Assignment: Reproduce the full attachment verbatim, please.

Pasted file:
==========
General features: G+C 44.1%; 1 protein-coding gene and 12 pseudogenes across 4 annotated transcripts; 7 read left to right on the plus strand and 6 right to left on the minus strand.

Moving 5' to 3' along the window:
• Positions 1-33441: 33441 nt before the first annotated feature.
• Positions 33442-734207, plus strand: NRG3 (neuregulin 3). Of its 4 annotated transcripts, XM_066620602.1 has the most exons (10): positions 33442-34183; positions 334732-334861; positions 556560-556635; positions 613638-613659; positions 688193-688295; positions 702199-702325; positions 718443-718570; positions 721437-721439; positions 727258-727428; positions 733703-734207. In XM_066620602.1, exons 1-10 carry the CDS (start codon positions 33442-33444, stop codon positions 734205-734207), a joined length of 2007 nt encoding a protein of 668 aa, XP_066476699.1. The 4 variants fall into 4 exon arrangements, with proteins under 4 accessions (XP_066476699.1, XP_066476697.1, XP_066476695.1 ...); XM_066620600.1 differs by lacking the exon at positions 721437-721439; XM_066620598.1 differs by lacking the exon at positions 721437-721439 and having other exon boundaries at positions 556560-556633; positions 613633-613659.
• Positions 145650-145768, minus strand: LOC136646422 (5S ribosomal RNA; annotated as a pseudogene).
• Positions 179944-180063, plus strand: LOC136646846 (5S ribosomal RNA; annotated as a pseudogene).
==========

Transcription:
General features: G+C 44.1%; 1 protein-coding gene and 12 pseudogenes across 4 annotated transcripts; 7 read left to right on the plus strand and 6 right to left on the minus strand.

Moving 5' to 3' along the window:
• Positions 1-33441: 33441 nt before the first annotated feature.
• Positions 33442-734207, plus strand: NRG3 (neuregulin 3). Of its 4 annotated transcripts, XM_066620602.1 has the most exons (10): positions 33442-34183; positions 334732-334861; positions 556560-556635; positions 613638-613659; positions 688193-688295; positions 702199-702325; positions 718443-718570; positions 721437-721439; positions 727258-727428; positions 733703-734207. In XM_066620602.1, exons 1-10 carry the CDS (start codon positions 33442-33444, stop codon positions 734205-734207), a joined length of 2007 nt encoding a protein of 668 aa, XP_066476699.1. The 4 variants fall into 4 exon arrangements, with proteins under 4 accessions (XP_066476699.1, XP_066476697.1, XP_066476695.1 ...); XM_066620600.1 differs by lacking the exon at positions 721437-721439; XM_066620598.1 differs by lacking the exon at positions 721437-721439 and having other exon boundaries at positions 556560-556633; positions 613633-613659.
• Positions 145650-145768, minus strand: LOC136646422 (5S ribosomal RNA; annotated as a pseudogene).
• Positions 179944-180063, plus strand: LOC136646846 (5S ribosomal RNA; annotated as a pseudogene).